By Brad Waters
A small university in Northern Michigan made national news on February 2nd when school officials learned of a threat of violence against their students. The investigation has been ongoing but the university released a statement early on that someone had threatened to harm students on campus. Some reports also stated that the threat was posted on a blog, bringing the internet and social media again into the spotlight. The talk of modern technology rarely leaves the national discourse for long before another threat or violent act shocks us with its ties back to the internet. The Tucson shooting, only weeks ago, a prime example of a suspect who allegedly left a trail of behavioral peculiarities tracing back to YouTube and Myspace.
Naturally, the media will examine these events with every angle and hook that can possibly keep the story running. When social and online media are involved you can be sure it will be scrutinized. Perhaps rightfully so, as these are important discussions to be had. Just look at the current social unrest in Egypt where freedoms associated with internet access and cell phone communication were major flash points in the massive government opposition. When the people were silenced at home, they took their voices to the streets. And as of today, those voices were heard, their demands met, and Twitter and Facebook are at this moment flush with jubilation and optimism.
It’s a basic element of humanity to want to be heard. Communication has evolved to where it is today because people fundamentally want to communicate. And not just communicate for its own sake, but to be heard and validated. If that weren’t the case we wouldn’t have Twitter and Facebook.
Facebook. Technology hot button issue #1? Social networking is undoubtedly an incredible phenomenon with an obvious impact on society. Enter, “The Social Network”, Acadamy Award nominee for best picture in 2010 about the founding of Facebook. It’s hot, it’s controversial, and it’s a fantastic social experiment. But when the Oscar buzz dies down, when the morning shows are done chastising social networking for its assault on innocence after the latest school shooting, what remains? The constantly evolving internet and instantly evolving social networking scene will continue to beckon for examination of its fullest potential and possibility.
Perhaps more of the discussion needs to trend towards acceptance and positive utilization. This is not to diminish concerns about parental guidance, privacy, net neutrality (internet regulation), et cetera and et cetera. But if social media is here to stay, and it certainly appears to be, then we may accept its inevitability, the goods and the evils that come with all things human or machine, and lift up its best possible utilization.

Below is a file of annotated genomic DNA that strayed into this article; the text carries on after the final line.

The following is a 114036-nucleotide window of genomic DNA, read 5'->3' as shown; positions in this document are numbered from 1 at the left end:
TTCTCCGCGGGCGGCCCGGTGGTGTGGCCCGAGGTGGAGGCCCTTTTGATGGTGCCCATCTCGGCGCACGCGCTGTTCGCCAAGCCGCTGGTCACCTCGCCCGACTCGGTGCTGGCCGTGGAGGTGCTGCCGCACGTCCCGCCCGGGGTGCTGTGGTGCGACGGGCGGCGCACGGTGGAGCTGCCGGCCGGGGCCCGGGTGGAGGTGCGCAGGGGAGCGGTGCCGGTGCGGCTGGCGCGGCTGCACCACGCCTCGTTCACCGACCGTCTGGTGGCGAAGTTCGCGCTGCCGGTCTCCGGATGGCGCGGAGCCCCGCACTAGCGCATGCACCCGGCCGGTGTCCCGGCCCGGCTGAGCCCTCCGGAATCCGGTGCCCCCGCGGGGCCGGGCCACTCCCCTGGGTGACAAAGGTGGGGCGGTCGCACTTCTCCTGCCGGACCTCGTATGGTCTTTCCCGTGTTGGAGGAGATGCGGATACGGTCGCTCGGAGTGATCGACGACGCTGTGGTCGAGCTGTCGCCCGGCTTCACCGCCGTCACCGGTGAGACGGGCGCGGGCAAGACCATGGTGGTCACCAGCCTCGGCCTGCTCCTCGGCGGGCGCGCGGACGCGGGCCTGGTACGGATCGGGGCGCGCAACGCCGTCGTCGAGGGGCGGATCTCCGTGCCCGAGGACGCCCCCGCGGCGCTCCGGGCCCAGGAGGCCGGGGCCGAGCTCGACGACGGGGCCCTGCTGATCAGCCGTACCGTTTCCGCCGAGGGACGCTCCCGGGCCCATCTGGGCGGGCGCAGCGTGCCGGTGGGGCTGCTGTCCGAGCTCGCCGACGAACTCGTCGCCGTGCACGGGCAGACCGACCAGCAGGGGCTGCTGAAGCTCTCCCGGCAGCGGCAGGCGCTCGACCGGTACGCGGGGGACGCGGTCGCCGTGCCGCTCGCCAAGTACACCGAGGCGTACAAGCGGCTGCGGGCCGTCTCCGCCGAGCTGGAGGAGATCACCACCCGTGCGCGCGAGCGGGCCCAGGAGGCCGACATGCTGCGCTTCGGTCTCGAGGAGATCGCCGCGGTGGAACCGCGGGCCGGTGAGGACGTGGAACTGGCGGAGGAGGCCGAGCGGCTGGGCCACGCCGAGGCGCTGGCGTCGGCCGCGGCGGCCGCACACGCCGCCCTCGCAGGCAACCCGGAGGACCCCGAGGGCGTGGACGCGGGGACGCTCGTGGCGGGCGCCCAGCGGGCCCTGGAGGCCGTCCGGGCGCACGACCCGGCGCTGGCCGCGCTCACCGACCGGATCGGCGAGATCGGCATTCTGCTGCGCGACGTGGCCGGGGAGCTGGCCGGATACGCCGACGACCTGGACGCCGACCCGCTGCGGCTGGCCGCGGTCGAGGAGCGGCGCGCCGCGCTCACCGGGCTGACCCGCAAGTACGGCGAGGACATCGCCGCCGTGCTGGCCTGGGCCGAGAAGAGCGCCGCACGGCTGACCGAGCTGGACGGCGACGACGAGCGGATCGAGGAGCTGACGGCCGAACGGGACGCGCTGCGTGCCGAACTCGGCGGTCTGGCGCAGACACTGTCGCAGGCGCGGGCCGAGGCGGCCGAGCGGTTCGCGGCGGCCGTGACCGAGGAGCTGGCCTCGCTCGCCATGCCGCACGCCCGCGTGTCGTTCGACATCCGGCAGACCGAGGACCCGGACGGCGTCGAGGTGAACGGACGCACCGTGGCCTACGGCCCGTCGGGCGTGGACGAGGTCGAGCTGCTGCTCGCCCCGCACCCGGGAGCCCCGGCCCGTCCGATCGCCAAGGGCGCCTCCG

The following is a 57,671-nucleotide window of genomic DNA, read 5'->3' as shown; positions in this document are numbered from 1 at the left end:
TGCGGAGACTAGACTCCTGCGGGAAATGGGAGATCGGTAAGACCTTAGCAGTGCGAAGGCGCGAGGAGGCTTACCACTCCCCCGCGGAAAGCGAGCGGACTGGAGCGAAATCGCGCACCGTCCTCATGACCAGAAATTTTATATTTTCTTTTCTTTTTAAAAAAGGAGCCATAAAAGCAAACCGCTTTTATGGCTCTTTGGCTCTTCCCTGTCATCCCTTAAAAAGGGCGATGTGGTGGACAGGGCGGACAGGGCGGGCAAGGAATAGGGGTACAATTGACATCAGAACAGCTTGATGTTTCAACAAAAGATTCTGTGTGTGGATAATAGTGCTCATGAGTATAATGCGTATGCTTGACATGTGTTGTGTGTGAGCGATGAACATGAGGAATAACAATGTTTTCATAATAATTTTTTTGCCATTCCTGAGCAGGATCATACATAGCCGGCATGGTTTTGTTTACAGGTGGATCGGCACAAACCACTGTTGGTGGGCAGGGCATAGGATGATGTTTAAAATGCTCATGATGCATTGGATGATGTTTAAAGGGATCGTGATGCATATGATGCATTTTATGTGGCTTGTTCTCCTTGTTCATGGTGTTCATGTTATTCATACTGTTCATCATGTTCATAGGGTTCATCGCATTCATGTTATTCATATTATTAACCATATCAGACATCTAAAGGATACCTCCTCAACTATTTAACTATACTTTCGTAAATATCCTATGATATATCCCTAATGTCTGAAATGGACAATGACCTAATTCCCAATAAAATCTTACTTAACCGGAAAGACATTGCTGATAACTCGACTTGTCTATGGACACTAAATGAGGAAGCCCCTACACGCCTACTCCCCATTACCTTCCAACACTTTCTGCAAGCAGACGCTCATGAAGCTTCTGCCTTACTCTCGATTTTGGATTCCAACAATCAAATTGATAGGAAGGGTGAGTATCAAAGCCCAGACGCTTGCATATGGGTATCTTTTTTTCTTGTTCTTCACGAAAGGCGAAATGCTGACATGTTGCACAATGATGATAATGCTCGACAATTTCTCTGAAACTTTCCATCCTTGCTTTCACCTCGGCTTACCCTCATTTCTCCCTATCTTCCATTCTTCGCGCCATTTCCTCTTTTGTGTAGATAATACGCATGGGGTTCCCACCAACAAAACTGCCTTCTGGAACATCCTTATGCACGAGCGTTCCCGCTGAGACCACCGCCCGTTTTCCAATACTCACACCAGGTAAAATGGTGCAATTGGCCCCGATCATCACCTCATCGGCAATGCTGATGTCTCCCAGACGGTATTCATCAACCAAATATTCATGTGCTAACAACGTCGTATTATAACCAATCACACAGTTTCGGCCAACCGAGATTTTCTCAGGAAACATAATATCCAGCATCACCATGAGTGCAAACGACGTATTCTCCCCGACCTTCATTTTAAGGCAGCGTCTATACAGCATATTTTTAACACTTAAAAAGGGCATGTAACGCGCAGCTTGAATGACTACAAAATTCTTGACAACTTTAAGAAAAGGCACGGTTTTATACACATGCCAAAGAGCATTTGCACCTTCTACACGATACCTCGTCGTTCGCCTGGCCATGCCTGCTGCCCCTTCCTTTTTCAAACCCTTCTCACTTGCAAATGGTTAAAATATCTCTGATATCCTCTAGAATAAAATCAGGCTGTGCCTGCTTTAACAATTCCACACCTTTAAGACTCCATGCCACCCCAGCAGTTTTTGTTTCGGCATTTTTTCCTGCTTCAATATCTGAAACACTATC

Les Wong is the president of Northern Michigan University and, up until this week, a Facebook skeptic. That is until he realized its potential to save the lives of his students. The University currently has a cell phone based text message alert system that warns students about anything from a campus crisis to a snow day. According to their website that system has access to 95% of the student body- that is, IF they sign up for the alerts, have their cell phones turned on, have reception, and other ifs. However, at a university such as NMU where all incoming full-time students are supplied with a laptop as part of enrollment, an internet based alert system would undoubtedly reach a great audience. Imagine the relief of parents knowing that their Freshman is connected to a round-the-clock electronic safety net. No small amount of moms would be taking to the Tweets!
After the campus threat at NMU the local newspaper interviewed Wong and quoted him as saying: “Yesterday I had the epiphany the paradigm shift of suddenly thinking of those social networks less as a friendship building thing and social thing but as a very effective tool to get word to students and staff very quickly”.*
In addition to being used as a 1st line alert system for the facility, social media (frequently also access on cell phones) immediately becomes utilized as a secondary alert system within networks of student and faculty cohorts. Within seconds essential information has been spread, students are finding a safe place, friends are being located, and families are being contacted. In situations of stress and/or trauma, students and facilities can instantly organize a support group or meet-up to process emotions and disseminate coping resources by creating a Facebook event page or sending a Tweet.
Mr. Wong isn’t the only president talking technology in the news. Only a week after the threat at Northern Michigan University, President Obama visited the campus and this rural town of Marquette, Michigan to tout the benefits of WiMAX- global internet access that would surely social networking to a whole new level.
Social networking and emerging technologies will always be put to ethical tests. With instant communication, be it online or on phone, comes a virtual rumor mill. Not to mention the online bullying, sexting, and the bread crumb trail of our lives that we are leaving in electronic perpetuity. But so it has been for decades with every new fad, phenomena or advance. They require periods of adjustment, paradigm shifts, parental monitoring, psychological inquiry, the fine tooth comb, yet also the opportunity for good to prevail. We are stronger when we allow for the plasticity of change and when we discover possibilities within those things that challenge us the most.
Source Psychology Today